What a blessing, to have passed through hunger. I will teach my daughters to bare their palms. I will teach them how to beg.
**Thanks to the author, publisher, and NetGalley for a free copy in exchange for an honest review.
I struggled a lot with this one. I am always eager for stories from immigrants, it's such a unique perspective and truly singular experience - no two are the same. I crave to read about more stories like that of my father and mother, to see how they translate to other cultures and other mother tongues.
I failed to connect with this one, I didn't feel like there was a clear reasoning for the order of the poems, there was no natural progression of the 'story' for me.
"When the first blood releases between your thighs, they'll come. You were born knowing to mourn this."
Some Are Always Hungry is a timeless collection of poems. Jihyun Yun's exploration on immigration, food, family, womanhood, survival, war amongst many other things through evocative words is one of the best poetry collections I've read in a long time.
This collection is filling while making you beg for more. I love how unrestrained the poems were and felt to me. They hit the nail on the head, no hanky-panky or shenanigans.
I was honestly impressed by this collection. So impressed. I went in, not knowing what to expect, not having any high hopes and I was blown away. I was blown away so much that it helped me get my writing groove back and I penned down two poems the night I started it.
If you are looking for a collection of poems that will (mostly) make you tick all your boxes in what you are looking for in a poetry collection, read this!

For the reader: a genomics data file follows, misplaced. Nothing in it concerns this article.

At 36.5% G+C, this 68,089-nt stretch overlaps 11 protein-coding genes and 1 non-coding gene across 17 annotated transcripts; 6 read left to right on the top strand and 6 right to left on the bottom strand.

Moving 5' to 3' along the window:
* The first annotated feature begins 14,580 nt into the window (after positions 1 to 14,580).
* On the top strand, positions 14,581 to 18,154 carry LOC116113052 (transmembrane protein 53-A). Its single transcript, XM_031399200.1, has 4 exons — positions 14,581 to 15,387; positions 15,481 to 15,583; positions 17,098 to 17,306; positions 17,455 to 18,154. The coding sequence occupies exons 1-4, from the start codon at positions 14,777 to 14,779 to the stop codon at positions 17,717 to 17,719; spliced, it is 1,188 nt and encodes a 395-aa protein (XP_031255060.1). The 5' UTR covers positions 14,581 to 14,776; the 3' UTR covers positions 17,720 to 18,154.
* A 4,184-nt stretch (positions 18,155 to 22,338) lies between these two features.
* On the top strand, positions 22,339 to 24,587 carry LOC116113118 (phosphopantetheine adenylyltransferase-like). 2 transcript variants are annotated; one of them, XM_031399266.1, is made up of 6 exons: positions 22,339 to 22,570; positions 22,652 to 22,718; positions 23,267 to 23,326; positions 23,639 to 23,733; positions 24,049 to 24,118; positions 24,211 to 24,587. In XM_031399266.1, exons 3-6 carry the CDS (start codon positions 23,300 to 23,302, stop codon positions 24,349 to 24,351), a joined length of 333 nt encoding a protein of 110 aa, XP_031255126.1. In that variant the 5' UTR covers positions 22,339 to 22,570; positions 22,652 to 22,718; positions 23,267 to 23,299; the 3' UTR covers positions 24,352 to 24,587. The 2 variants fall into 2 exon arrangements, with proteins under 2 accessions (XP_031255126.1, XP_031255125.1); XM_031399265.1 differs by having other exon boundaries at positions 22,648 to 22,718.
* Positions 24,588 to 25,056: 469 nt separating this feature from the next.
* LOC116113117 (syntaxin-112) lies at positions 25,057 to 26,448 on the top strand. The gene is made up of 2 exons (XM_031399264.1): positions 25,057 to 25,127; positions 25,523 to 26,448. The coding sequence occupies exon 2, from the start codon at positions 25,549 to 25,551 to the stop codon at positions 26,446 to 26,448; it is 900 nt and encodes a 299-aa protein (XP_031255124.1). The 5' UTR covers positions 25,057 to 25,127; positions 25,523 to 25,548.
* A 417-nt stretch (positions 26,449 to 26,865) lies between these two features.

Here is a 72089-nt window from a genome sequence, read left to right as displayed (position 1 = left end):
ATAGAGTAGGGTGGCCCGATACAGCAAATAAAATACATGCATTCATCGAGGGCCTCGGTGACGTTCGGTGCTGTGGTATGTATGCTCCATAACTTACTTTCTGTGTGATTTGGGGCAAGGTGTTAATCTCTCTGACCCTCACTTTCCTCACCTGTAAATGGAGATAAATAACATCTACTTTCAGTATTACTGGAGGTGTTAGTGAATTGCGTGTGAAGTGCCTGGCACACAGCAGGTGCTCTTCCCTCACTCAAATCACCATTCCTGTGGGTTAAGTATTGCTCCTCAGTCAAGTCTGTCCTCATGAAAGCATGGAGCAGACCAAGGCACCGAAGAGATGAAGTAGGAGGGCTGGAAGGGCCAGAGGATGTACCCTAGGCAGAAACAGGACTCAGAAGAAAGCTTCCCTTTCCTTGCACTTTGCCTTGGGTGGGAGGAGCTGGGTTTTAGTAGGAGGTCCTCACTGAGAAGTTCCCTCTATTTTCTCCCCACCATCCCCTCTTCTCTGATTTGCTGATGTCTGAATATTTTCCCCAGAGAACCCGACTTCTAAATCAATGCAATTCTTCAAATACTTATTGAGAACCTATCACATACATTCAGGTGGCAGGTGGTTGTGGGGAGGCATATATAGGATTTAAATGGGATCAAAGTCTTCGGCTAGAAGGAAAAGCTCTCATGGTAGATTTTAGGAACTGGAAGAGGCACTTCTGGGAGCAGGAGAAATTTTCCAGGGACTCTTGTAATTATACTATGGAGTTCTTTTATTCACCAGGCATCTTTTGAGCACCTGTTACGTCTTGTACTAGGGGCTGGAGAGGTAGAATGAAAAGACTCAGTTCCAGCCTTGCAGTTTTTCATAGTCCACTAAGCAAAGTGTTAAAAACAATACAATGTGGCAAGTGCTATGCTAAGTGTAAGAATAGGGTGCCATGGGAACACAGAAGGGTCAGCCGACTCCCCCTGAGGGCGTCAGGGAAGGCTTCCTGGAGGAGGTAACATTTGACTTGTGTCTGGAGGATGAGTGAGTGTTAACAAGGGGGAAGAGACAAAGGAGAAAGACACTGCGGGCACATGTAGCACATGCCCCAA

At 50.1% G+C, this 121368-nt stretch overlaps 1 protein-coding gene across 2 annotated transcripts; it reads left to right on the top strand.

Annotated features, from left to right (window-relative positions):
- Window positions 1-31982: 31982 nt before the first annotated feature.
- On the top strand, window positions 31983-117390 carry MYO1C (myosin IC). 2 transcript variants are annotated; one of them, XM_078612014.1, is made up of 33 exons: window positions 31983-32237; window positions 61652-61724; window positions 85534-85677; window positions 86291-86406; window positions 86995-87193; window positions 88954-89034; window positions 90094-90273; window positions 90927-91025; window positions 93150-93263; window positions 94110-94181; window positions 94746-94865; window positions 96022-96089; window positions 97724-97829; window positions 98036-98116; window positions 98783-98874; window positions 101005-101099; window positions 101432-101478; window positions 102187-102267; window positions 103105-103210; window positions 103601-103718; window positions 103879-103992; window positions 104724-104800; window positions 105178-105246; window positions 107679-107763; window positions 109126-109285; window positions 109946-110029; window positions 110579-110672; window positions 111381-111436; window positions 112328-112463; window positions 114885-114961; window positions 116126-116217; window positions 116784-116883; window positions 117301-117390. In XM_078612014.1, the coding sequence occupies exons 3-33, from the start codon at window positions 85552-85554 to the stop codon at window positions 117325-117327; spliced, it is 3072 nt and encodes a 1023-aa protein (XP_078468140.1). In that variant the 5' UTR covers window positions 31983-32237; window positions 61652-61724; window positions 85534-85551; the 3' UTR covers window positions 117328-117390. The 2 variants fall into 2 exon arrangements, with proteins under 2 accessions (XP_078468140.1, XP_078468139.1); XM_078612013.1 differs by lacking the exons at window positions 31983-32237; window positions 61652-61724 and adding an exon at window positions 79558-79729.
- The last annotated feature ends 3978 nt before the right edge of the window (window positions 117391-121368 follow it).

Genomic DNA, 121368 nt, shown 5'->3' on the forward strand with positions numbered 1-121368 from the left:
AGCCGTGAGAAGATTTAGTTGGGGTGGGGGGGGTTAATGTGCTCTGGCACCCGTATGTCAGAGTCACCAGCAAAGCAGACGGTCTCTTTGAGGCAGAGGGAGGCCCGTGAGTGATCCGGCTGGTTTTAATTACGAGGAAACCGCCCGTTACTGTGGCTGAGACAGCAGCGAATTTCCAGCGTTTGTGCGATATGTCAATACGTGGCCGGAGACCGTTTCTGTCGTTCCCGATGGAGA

"Commit yourself to this un-harvest. To the joy of unmaking."
I am completely blown away by this poetry collection, to be honest. I really did not expect to be so impressed because usually I am quite critical when it comes to poetry, but this one... The way immigration, diaspora, womanhood, family bonds and survival are presented is just so... heartwrenching, but at the same time inspiring. The food metaphors are incredible and the way the traditional recipes are woven into the narrative is just so original and well done.
"Now, men with bayonets. Tomorrow, dogs. In no version are they not hunting us."
I don't even know what to say, I loved it and I highly recommend it.
ARC provided by NetGalley but all opinions are my own.
Some Are Always Hungry by Jihyun Yun is a lovely work that weaves together from a single thread a whole that is both relevant and timeless. The immigrant experience is detailed through the story of food, or lack thereof, as a means to bond and unite and, ultimately, to sustain. These are powerful words of survival, sharply observed, and strung together in a beautiful and deeply affecting way.
Many thanks to NetGalley and University of Nebraska Press for the opportunity to read this ARC.
Thanks to #Negalley for providing this book. This book follows the life of a family from the perspective of a daughter through war, starvation, and immigration. I am assuming that this story follows a Korean family who had to do everything to survive during the way that leads to the division of Korea. A story told through recipes, tales of fictional characters, discomfort, and shame. I felt how personal this book was. You cannot express such emotions unless you have gone through it. I enjoyed the way some things and situations were explained. Take for example when she talked about miscarriage her the shame she felt being an unmarried woman, she used the description of a stepmother poking a mouse. Or when she talked about bombings, "the planes dropped their eggs, hatched a red so loud the landscape was struck briefly mute" "Call us lotus, we bloom in rot" a line from the poem 'For Now, Nothing Burns' has to be my favorite in the whole book. It is quite a short book, I hope you check it out.
Bless this December day, so mild we might finally undress, drink corn-silk tea cold without shivering. Bless this home and its four corners, the rice in our bowls though it is infested. Bless this stone-cut family so determined not to waste. Bless the weevils, whole or quartered, peppering the grains, bori masking the taste, their hard husks we chew through.